Customers and Distribution
 
Our principal customers include companies in the following key end markets: the life science industry (pharmaceutical and biotech companies, as well as independent research organizations); food and beverage producers; food retailers; chemical, specialty chemicals and cosmetics companies; the transportation and logistics industry; the metals industry; the electronics industry; and the academic community.
 
Our products are sold through a variety of distribution channels. Generally, more technically sophisticated products are sold through our direct sales force, while less complicated products are sold through indirect channels. Our sales through direct channels exceed our sales through indirect channels. A significant portion of our sales in the Americas is generated through indirect channels, including sales of our “Ohaus” branded products. Ohaus branded products target markets, such as the educational market, in which customers are interested in lower cost, a more limited set of features and less comprehensive support and service.
 
We have a diversified customer base, with no single customer accounting for more than 2% of 2010 net sales.
 
Sales and Service
 
Market Organizations
 
We maintain geographically focused market organizations around the world that are responsible for all aspects of our sales and service. The market organizations are customer-focused, with an emphasis on building and maintaining value-added relationships with customers in our target market segments. Each market organization has the ability to leverage best practices from other units while maintaining the flexibility to adapt its marketing and service efforts to account for different cultural and economic conditions. Market organizations also work closely with our producing organizations (described below) by providing feedback on manufacturing and product development initiatives, new product and application ideas and information about key market segments.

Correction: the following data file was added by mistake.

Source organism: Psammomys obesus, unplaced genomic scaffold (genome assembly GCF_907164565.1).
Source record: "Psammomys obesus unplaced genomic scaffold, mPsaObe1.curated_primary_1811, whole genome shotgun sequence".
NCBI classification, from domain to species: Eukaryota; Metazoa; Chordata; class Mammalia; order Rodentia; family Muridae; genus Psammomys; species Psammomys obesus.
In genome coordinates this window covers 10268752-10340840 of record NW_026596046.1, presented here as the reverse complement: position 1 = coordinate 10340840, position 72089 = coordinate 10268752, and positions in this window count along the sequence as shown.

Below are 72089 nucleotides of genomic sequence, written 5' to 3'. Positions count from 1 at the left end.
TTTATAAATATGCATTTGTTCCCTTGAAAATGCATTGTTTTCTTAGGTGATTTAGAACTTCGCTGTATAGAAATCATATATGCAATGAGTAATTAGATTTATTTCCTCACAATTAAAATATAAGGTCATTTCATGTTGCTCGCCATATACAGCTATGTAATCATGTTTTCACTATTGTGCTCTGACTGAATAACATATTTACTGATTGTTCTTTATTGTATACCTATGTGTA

We have one of the largest and broadest global sales and service organizations among precision instrument manufacturers. At December 31, 2010, our sales and service group consisted of approximately 5,500 employees in sales, marketing and customer service (including related administration) and post-sales technical service, located in 35 countries. This field organization has the capability to provide service and support to our customers and distributors in major markets across the globe. This is important because our customers increasingly seek to do business with a consistent global approach.
 
Service
 
Our service business remains successful with a focus on repair services as well as further expansion of our offerings to include value-added services for a range of market needs, including regulatory compliance qualification, calibration, certification and preventative maintenance. We have a unique offering to our pharmaceutical customers in promoting use of our instruments in compliance with FDA regulations, and we can provide these services regardless of the customer’s location around the world. This global service network is also an important factor in our ability to expand in emerging markets. We estimate that we have the largest installed base of weighing instruments in the world. Service (representing service contracts, repairs and replacement parts) accounted for approximately 23% of our net sales in 2010, 25% in 2009 and 22% in 2008. A significant portion of this amount is derived from the sale of replacement parts.